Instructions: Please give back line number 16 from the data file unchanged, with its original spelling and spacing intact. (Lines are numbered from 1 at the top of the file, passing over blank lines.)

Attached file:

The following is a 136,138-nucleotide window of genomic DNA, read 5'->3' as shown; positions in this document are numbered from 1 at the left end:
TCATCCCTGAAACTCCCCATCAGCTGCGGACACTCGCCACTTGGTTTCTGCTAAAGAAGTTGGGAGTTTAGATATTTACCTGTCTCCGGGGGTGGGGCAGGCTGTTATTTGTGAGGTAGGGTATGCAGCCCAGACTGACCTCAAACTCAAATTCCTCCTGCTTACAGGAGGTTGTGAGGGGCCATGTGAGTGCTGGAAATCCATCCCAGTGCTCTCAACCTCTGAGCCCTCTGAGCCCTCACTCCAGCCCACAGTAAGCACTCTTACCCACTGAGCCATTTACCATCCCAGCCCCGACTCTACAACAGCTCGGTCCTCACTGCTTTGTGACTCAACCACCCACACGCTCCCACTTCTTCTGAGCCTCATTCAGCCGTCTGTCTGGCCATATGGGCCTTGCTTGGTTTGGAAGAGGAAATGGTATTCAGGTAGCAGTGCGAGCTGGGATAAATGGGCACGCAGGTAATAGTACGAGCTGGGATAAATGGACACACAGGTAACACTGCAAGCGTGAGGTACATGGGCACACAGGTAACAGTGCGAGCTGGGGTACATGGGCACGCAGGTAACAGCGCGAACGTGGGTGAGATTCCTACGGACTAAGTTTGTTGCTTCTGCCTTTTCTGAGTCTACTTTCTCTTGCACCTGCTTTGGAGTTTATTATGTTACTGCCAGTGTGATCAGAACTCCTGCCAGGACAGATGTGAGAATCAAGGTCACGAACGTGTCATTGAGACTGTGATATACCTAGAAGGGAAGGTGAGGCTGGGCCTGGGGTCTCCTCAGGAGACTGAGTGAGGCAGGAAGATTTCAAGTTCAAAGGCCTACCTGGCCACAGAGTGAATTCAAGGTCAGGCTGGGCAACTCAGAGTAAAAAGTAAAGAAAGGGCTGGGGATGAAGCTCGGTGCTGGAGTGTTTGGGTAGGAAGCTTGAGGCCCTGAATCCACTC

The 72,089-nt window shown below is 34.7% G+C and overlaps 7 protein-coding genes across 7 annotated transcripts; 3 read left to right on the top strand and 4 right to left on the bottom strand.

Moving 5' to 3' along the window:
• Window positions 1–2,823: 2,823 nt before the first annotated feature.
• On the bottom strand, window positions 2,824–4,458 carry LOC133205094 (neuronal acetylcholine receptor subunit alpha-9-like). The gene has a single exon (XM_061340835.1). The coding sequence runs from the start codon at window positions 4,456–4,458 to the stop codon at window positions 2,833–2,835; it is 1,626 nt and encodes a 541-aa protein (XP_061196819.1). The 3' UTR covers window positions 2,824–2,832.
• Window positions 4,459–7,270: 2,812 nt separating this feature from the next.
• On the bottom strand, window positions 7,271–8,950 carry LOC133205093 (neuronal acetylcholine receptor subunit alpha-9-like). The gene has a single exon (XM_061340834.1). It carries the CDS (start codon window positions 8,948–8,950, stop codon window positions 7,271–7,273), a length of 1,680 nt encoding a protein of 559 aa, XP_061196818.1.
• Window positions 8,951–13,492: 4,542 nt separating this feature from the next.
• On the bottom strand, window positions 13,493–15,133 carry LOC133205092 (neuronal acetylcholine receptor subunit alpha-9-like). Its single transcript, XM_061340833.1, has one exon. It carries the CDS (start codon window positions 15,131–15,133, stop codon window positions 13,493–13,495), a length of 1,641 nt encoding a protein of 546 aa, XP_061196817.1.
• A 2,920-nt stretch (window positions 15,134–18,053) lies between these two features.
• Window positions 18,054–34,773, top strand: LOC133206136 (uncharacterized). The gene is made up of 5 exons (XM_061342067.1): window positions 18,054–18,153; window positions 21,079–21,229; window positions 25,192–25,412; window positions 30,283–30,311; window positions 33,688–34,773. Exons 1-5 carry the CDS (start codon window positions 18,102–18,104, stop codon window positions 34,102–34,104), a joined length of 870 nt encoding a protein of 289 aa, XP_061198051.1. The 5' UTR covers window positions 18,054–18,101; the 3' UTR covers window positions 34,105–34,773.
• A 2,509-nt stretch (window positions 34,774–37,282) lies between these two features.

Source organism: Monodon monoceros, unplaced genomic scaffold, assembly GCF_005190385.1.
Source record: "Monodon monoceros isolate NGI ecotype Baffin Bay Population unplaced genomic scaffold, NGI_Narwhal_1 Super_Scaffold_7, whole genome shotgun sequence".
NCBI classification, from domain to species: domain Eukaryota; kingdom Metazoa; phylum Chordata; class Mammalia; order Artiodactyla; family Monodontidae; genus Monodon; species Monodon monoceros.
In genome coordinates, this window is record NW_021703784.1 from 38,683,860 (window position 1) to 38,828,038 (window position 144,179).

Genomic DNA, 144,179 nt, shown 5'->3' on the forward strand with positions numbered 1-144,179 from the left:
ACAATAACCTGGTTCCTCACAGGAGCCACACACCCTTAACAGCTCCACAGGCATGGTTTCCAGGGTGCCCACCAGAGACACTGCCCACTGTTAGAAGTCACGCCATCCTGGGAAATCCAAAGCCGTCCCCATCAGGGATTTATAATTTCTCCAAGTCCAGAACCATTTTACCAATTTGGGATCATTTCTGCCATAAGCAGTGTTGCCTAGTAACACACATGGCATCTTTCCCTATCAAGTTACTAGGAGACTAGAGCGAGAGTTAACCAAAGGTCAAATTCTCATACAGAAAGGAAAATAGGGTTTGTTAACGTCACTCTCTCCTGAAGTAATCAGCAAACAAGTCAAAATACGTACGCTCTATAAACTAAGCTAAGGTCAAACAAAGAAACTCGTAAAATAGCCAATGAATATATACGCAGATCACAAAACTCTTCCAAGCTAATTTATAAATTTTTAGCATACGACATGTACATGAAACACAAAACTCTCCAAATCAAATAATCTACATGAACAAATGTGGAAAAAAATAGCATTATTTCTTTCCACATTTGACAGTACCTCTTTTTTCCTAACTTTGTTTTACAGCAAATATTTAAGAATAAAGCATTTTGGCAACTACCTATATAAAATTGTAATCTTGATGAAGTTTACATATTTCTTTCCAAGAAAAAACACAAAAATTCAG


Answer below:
NCBI classification, from domain to species: domain Eukaryota; kingdom Metazoa; phylum Chordata; class Mammalia; order Artiodactyla; family Monodontidae; genus Monodon; species Monodon monoceros.